I like to operate with a “better to have it and not need it, than need it and not have it mentality”. So, I chose a generous amount of loop because why not? If it’s tucked well, a couple extra inches of the hose isn’t going to be restricting and may make all of the difference on the trail. Double-check at this point your zip ties holding the hose to the frame are loose; you do not need or want them overly tight.
Step 6. Clamp Hose to Union
Next, clamp your hose to the newly installed union using either a flathead screwdriver or an 8mm socket. Now that your hose is clamped to the union and your zip ties are loosely holding your line along with the frame to the tail light cavity, you can finish this install up!
Now, Clamp Breather to Hose
Depending on the length of the hose you started with, you may or may not need to trim the excess. I started with 10′ and ended with probably closer to 7′ (even with a dramatic loop). Stick your new OEM breather into your line and hose clamp it down. You can use a small flat-head screwdriver to do this or an 8mm socket. I prefer to not over-tighten it and potentially risk cracking or warping the hose so I chose to use a flathead.
Note: During this install, I had the hose attached to the union with the hose clamp loosely wrapped around it so that this step was a little easier. Attaching and removing this hose and stretching the inlet out is not preferred and I like to know my hose is mounted where it needs to be while running the line, building the loop, and cutting the excess hose.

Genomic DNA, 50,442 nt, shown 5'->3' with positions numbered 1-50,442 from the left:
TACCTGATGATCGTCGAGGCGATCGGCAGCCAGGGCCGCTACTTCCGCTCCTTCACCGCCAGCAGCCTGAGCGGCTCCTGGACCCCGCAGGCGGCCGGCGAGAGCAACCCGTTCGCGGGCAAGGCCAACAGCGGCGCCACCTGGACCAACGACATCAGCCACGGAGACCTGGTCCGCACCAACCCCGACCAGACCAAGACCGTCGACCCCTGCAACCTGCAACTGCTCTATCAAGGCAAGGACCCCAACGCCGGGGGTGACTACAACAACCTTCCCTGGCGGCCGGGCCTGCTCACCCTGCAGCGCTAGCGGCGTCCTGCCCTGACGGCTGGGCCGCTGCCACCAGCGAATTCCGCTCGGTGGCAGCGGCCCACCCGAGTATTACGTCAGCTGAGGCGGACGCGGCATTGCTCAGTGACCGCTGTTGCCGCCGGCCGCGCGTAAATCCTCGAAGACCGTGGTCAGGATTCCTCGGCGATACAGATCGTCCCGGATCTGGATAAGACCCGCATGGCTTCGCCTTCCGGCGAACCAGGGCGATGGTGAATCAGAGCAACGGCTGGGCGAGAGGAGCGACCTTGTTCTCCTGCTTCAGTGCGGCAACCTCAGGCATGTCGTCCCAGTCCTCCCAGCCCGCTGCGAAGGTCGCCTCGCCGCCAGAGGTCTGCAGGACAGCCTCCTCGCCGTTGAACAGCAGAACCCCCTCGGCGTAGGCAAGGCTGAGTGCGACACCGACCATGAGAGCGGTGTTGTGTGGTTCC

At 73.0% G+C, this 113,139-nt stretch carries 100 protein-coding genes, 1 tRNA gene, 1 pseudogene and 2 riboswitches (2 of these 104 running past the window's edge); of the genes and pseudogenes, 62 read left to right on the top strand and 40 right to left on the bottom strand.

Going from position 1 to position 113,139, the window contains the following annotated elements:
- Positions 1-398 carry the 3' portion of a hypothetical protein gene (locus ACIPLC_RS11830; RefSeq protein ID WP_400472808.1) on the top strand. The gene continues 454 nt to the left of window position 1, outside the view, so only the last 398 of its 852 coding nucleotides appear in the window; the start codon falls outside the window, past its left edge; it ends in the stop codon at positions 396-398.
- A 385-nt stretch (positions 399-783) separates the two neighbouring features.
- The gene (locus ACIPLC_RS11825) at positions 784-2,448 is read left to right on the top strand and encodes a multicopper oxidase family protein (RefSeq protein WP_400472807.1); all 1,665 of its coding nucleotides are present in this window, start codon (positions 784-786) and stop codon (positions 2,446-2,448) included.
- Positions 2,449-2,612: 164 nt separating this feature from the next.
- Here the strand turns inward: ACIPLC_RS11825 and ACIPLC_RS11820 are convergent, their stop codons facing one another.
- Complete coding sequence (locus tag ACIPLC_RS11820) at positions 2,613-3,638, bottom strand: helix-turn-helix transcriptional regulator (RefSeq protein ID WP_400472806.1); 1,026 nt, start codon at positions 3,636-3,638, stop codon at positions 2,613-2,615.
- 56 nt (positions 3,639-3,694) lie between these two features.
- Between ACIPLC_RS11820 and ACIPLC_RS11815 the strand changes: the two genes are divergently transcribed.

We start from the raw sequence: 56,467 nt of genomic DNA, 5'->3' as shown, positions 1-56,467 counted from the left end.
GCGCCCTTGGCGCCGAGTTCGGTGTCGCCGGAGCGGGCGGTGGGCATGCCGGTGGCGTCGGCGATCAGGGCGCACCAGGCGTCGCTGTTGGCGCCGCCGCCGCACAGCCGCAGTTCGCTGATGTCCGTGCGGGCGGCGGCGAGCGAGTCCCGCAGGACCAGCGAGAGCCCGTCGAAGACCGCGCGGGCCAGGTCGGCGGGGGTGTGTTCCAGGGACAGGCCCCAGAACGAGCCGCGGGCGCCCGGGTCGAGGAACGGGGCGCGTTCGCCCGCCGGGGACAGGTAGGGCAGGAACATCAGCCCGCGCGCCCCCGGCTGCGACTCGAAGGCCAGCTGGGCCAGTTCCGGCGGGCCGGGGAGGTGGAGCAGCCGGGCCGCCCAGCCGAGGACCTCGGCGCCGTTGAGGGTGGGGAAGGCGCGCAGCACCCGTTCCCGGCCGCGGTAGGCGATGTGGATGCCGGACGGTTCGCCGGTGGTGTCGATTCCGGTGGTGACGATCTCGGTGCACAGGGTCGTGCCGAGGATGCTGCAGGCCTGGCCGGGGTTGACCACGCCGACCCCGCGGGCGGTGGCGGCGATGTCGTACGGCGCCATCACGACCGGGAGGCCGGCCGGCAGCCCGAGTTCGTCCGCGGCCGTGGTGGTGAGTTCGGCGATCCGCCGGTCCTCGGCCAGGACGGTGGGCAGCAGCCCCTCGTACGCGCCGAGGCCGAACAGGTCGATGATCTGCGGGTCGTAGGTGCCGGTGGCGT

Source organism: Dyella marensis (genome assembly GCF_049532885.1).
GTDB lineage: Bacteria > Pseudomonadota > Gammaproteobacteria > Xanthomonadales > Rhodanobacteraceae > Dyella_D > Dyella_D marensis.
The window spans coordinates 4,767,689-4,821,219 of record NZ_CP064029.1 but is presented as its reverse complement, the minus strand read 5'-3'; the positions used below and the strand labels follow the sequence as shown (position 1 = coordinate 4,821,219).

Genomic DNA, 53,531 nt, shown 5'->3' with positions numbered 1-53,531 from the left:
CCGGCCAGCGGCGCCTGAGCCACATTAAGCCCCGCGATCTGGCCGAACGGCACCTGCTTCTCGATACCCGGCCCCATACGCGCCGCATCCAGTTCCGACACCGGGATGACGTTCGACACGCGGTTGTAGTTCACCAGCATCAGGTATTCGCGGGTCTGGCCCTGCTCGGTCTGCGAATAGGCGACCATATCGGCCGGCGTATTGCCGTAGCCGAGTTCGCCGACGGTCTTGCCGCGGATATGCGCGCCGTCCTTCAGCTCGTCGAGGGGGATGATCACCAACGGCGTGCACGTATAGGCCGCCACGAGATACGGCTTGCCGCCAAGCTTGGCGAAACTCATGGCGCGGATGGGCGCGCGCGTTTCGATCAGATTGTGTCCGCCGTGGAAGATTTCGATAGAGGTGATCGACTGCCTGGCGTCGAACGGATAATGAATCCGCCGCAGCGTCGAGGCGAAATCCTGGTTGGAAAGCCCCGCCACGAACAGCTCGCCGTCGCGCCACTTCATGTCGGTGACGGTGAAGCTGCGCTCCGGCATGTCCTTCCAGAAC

Step 7. Mount the Breather
With the breather now securely fastened to the hose, it’s time to zip-tie the line to your strut. I like the location of the strut because to me, I don’t see myself going that high in the water… ever. Hopefully, and at this location, the breather is easily serviceable in the event it needs attention for whatever reason. Plus, not that it matters because it’s hidden, I think it looks clean in this location.
Zip tie this line tight to the strut. The way I have explained this install is that you want your two key components tight and everything else, loose. Your union and breather should be mounted and mated tightly, but everywhere else in this connection should be loose and floppy.
Now, carefully examine your service loop and make sure the loop is still maintained the same way as it was. This is why having too much hose is better than too little. If it looks the same, move on. If it doesn’t, return the loop to where you’re happy with it and tighten your zip tie just a smidge more. Re-install your tail light reversing the steps described above, add more loose zip ties to the frame and hose, and boom; you’re done! Now go drink a Coors Light and find yourself some water to ford!
If you want to confirm your loop is adequate, you have a couple of options to do so:
- The Smart Option: Jack the truck up from the body to get your max amount of travel out of one side and see if there is adequate length to avoid tension.
- The More Fun Option: Find something or somewhere to do a flex test as pictured below.
Overall, this install took almost no time at all. The hardest and most time-consuming part is calculating your loop and installing the PTFE tape. It’s a $30 and 20-minute insurance policy for the event I ever need/want to ford water that would otherwise cover my axle and potentially flood my differential. This mod is one of those better to have and not need, than need and not have type things.
Glamorous? No. However, it’s so functional, it’s confusing as to why it didn’t come stock like this.